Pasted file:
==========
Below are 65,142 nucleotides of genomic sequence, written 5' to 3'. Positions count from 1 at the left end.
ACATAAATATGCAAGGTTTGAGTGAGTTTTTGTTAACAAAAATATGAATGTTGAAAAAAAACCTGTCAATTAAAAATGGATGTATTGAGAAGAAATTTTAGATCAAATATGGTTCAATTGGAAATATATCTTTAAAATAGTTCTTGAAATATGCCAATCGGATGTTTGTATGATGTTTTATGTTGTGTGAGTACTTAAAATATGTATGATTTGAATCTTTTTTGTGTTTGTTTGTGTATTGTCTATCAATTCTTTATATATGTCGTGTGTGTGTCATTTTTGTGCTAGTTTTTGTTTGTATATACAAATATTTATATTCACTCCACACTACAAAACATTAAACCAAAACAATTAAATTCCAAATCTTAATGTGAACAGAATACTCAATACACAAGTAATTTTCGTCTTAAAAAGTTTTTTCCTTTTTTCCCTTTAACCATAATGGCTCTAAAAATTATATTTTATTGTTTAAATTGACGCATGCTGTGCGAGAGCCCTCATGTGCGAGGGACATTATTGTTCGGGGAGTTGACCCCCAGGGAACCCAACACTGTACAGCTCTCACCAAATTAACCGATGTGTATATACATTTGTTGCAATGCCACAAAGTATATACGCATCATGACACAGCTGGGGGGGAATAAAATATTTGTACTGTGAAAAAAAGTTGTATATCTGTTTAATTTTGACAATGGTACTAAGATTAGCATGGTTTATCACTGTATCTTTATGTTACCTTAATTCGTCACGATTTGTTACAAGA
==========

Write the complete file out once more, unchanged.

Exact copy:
Below are 65,142 nucleotides of genomic sequence, written 5' to 3'. Positions count from 1 at the left end.
ACATAAATATGCAAGGTTTGAGTGAGTTTTTGTTAACAAAAATATGAATGTTGAAAAAAAACCTGTCAATTAAAAATGGATGTATTGAGAAGAAATTTTAGATCAAATATGGTTCAATTGGAAATATATCTTTAAAATAGTTCTTGAAATATGCCAATCGGATGTTTGTATGATGTTTTATGTTGTGTGAGTACTTAAAATATGTATGATTTGAATCTTTTTTGTGTTTGTTTGTGTATTGTCTATCAATTCTTTATATATGTCGTGTGTGTGTCATTTTTGTGCTAGTTTTTGTTTGTATATACAAATATTTATATTCACTCCACACTACAAAACATTAAACCAAAACAATTAAATTCCAAATCTTAATGTGAACAGAATACTCAATACACAAGTAATTTTCGTCTTAAAAAGTTTTTTCCTTTTTTCCCTTTAACCATAATGGCTCTAAAAATTATATTTTATTGTTTAAATTGACGCATGCTGTGCGAGAGCCCTCATGTGCGAGGGACATTATTGTTCGGGGAGTTGACCCCCAGGGAACCCAACACTGTACAGCTCTCACCAAATTAACCGATGTGTATATACATTTGTTGCAATGCCACAAAGTATATACGCATCATGACACAGCTGGGGGGGAATAAAATATTTGTACTGTGAAAAAAAGTTGTATATCTGTTTAATTTTGACAATGGTACTAAGATTAGCATGGTTTATCACTGTATCTTTATGTTACCTTAATTCGTCACGATTTGTTACAAGA